More Science from Scientific American

Science news and technology updates from Scientific American

Oxygen Depletion Smothered Marine Life in Earth's Largest Mass Extinction

Wed, 23 May 2018 14:00:00 GMT

New findings suggest oxygen diminished globally

-- Read more on ScientificAmerican.com


Kilauea's Lava Is Now Spilling into the Ocean--Here's Why That's Dangerous

Tue, 22 May 2018 16:45:00 GMT

A pair of scientists discuss the hazards that Kilauea might pose before it finishes erupting

-- Read more on ScientificAmerican.com


Asteroid, Meteor, Meteorite and Comet: What's the Difference?

Wed, 23 May 2018 12:30:00 GMT

The terms asteroid, meteor, meteorite and even comet are often used interchangeably...but what is the difference?

-- Read more on ScientificAmerican.com


Astronomers Spot Potential "Interstellar" Asteroid Orbiting Backward around the Sun

Mon, 21 May 2018 12:00:00 GMT

The three-kilometer-wide object is near Jupiter; future spacecraft could visit if its status is confirmed

-- Read more on ScientificAmerican.com


The Price of Open Science

Wed, 23 May 2018 16:00:00 GMT

When it’s also big science, the careers of those involved can suffer

-- Read more on ScientificAmerican.com


Computers Predict Pop Chart Success

Fri, 25 May 2018 00:32:00 GMT

An evolutionary analysis of pop tunes revealed that over the past 30 years songs have grown sadder—but the big hits buck that trend. Christopher Intagliata reports.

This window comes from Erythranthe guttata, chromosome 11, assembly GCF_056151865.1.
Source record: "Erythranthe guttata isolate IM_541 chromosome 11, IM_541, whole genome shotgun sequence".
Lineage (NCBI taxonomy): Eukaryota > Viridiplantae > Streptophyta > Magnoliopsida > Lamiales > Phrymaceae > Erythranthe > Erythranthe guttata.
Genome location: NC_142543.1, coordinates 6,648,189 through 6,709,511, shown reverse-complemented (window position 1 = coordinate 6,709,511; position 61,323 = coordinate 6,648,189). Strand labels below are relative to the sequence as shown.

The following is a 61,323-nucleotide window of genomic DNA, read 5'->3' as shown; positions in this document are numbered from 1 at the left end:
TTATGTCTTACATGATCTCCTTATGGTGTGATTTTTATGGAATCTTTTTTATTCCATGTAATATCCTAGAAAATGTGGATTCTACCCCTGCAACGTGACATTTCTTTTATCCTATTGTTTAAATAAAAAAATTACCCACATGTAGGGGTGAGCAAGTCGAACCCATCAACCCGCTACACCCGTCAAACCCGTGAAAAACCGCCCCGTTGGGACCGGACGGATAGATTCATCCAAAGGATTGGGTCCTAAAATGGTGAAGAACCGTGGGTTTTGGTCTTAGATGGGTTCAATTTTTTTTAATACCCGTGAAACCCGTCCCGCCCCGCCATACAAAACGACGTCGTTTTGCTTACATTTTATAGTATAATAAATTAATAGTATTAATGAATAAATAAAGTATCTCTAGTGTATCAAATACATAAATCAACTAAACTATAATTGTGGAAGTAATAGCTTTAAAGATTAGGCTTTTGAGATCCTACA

-- Read more on ScientificAmerican.com


Here Come the Waves

Tue, 22 May 2018 13:15:00 GMT

After a clutch of historic detections, gravitational-wave researchers have set their sights on some ambitious scientific quarry

-- Read more on ScientificAmerican.com


Challenges for Science in Post-Hurricane Puerto Rico

Thu, 24 May 2018 14:00:00 GMT

Eight months after Irma and Maria struck, electricity is still unreliable

-- Read more on ScientificAmerican.com


Earth's Ozone Layer Is under Attack--Again

Tue, 22 May 2018 20:15:00 GMT

Despite a long-standing international ban, ozone-destroying chlorofluorocarbons are surging back into Earth’s atmosphere from unknown sources

-- Read more on ScientificAmerican.com


North Korea Missile Test: Best Response May Be Surprisingly Low Tech

Thu, 24 May 2018 16:05:00 GMT

Security expert offers a scientific perspective on realistic options for the U.S.

-- Read more on ScientificAmerican.com


Dinosaurs: From Humble Beginnings to Global Dominance

Wed, 23 May 2018 16:37:00 GMT

Edinburgh University paleontologist Steve Brusatte talks about his May 2018 Scientific American article, "The Unlikely Triumph of the Dinosaurs," and his new book, The Rise and Fall of the...

-- Read more on ScientificAmerican.com


The Ripple Effect

Tue, 22 May 2018 13:00:00 GMT



-- Read more on ScientificAmerican.com


Making Electricity Consumes a Lot of Water--What's the Best Way to Fix That?

Sun, 20 May 2018 13:00:00 GMT

Reducing water consumption from power plants is a worthy conservation strategy, but the cost may outweigh the benefits compared with alternatives like desalinating saltwater

-- Read more on ScientificAmerican.com